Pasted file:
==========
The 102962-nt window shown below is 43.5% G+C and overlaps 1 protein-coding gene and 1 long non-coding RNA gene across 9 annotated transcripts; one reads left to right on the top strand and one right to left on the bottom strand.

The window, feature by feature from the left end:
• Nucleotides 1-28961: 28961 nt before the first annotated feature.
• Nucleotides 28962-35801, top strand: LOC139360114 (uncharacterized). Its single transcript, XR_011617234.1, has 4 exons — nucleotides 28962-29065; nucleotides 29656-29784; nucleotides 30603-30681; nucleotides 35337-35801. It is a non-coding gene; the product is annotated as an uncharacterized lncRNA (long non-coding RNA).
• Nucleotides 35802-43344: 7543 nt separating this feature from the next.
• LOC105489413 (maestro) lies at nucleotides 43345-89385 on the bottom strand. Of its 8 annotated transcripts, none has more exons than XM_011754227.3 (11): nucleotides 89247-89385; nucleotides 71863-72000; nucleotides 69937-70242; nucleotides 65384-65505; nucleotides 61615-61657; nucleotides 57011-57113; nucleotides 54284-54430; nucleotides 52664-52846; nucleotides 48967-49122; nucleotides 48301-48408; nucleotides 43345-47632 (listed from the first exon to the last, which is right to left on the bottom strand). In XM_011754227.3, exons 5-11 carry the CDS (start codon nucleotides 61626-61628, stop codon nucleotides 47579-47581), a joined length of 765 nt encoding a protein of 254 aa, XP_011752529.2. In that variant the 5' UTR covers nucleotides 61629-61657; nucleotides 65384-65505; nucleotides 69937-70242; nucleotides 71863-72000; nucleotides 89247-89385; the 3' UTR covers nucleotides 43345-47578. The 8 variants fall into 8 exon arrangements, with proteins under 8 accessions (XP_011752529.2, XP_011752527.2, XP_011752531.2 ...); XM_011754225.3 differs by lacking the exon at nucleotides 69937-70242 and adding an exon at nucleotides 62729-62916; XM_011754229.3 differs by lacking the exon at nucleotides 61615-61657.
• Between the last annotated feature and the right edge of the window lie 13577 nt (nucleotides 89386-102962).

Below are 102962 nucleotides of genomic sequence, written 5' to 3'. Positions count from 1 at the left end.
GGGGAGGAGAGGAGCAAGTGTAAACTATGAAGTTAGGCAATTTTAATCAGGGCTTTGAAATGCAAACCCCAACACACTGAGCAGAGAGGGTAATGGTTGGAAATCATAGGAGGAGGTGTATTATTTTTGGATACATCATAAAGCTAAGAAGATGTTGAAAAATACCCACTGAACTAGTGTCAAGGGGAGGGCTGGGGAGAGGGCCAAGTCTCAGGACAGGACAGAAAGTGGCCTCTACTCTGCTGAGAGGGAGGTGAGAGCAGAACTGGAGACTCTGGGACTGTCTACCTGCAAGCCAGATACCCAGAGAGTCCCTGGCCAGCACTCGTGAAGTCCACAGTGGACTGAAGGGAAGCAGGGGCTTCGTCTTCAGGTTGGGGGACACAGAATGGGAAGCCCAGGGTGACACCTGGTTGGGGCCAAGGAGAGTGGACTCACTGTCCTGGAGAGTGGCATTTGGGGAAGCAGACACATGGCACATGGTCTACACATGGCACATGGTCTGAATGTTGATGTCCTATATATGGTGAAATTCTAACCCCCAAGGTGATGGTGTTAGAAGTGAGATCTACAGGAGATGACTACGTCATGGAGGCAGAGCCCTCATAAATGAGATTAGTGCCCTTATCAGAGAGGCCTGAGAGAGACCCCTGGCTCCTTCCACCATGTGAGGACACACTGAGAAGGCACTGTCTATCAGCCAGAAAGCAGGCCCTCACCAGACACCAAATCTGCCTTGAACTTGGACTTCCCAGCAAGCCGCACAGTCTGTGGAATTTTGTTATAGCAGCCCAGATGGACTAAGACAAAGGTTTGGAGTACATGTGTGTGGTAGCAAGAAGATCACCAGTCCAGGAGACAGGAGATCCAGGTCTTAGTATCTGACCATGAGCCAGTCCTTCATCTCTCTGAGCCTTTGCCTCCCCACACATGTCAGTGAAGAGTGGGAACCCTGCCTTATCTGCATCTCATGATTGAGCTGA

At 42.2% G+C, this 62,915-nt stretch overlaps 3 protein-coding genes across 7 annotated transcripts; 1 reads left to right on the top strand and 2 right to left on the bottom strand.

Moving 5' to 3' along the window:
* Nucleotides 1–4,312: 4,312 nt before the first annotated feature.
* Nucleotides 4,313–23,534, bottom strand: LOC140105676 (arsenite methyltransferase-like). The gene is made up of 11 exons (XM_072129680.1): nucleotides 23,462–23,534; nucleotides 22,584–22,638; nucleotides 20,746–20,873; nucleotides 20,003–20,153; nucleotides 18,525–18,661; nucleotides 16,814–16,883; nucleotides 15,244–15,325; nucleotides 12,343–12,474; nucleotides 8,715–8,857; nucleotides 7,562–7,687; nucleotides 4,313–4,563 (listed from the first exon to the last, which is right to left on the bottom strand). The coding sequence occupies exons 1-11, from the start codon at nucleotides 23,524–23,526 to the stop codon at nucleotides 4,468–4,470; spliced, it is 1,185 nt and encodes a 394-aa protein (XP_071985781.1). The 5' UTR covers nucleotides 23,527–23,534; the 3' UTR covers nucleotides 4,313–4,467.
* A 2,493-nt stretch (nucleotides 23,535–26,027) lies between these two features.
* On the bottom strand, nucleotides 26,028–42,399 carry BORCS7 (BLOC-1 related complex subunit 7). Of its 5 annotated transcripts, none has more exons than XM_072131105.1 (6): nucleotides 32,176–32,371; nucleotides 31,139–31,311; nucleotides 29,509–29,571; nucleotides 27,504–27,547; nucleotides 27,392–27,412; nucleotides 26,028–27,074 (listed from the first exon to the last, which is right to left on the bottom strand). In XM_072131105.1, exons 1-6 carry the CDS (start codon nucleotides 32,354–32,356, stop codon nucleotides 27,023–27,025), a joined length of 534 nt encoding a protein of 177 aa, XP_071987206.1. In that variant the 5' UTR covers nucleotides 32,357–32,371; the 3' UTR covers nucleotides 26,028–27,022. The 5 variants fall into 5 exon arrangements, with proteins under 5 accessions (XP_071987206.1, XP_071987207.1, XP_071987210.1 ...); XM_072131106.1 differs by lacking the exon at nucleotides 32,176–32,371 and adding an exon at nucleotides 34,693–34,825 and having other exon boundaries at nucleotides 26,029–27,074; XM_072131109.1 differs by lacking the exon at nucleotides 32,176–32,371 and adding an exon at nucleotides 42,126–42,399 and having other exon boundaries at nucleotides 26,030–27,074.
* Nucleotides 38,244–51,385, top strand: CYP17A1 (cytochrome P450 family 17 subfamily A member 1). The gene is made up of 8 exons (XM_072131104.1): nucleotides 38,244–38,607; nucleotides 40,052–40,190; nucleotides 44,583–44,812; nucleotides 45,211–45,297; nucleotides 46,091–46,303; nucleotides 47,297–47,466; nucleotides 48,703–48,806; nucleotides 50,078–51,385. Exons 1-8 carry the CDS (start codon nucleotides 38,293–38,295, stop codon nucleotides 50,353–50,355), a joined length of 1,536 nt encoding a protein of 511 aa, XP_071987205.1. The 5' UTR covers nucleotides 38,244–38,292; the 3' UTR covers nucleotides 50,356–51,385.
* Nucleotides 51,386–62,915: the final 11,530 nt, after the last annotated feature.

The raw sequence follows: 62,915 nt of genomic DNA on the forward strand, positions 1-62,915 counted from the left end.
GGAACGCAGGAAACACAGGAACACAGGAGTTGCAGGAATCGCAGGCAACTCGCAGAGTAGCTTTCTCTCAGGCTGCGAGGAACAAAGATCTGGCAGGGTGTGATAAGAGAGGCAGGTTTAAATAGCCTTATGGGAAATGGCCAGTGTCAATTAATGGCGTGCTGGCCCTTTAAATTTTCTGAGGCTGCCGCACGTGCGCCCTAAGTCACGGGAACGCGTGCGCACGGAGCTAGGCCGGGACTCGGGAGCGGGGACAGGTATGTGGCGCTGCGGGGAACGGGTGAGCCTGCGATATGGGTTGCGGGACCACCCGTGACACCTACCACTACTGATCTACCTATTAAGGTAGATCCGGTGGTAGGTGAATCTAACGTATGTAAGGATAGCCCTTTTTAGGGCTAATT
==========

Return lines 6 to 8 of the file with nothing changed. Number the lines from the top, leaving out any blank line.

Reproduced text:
• LOC105489413 (maestro) lies at nucleotides 43345-89385 on the bottom strand. Of its 8 annotated transcripts, none has more exons than XM_011754227.3 (11): nucleotides 89247-89385; nucleotides 71863-72000; nucleotides 69937-70242; nucleotides 65384-65505; nucleotides 61615-61657; nucleotides 57011-57113; nucleotides 54284-54430; nucleotides 52664-52846; nucleotides 48967-49122; nucleotides 48301-48408; nucleotides 43345-47632 (listed from the first exon to the last, which is right to left on the bottom strand). In XM_011754227.3, exons 5-11 carry the CDS (start codon nucleotides 61626-61628, stop codon nucleotides 47579-47581), a joined length of 765 nt encoding a protein of 254 aa, XP_011752529.2. In that variant the 5' UTR covers nucleotides 61629-61657; nucleotides 65384-65505; nucleotides 69937-70242; nucleotides 71863-72000; nucleotides 89247-89385; the 3' UTR covers nucleotides 43345-47578. The 8 variants fall into 8 exon arrangements, with proteins under 8 accessions (XP_011752529.2, XP_011752527.2, XP_011752531.2 ...); XM_011754225.3 differs by lacking the exon at nucleotides 69937-70242 and adding an exon at nucleotides 62729-62916; XM_011754229.3 differs by lacking the exon at nucleotides 61615-61657.
• Between the last annotated feature and the right edge of the window lie 13577 nt (nucleotides 89386-102962).

Below are 102962 nucleotides of genomic sequence, written 5' to 3'. Positions count from 1 at the left end.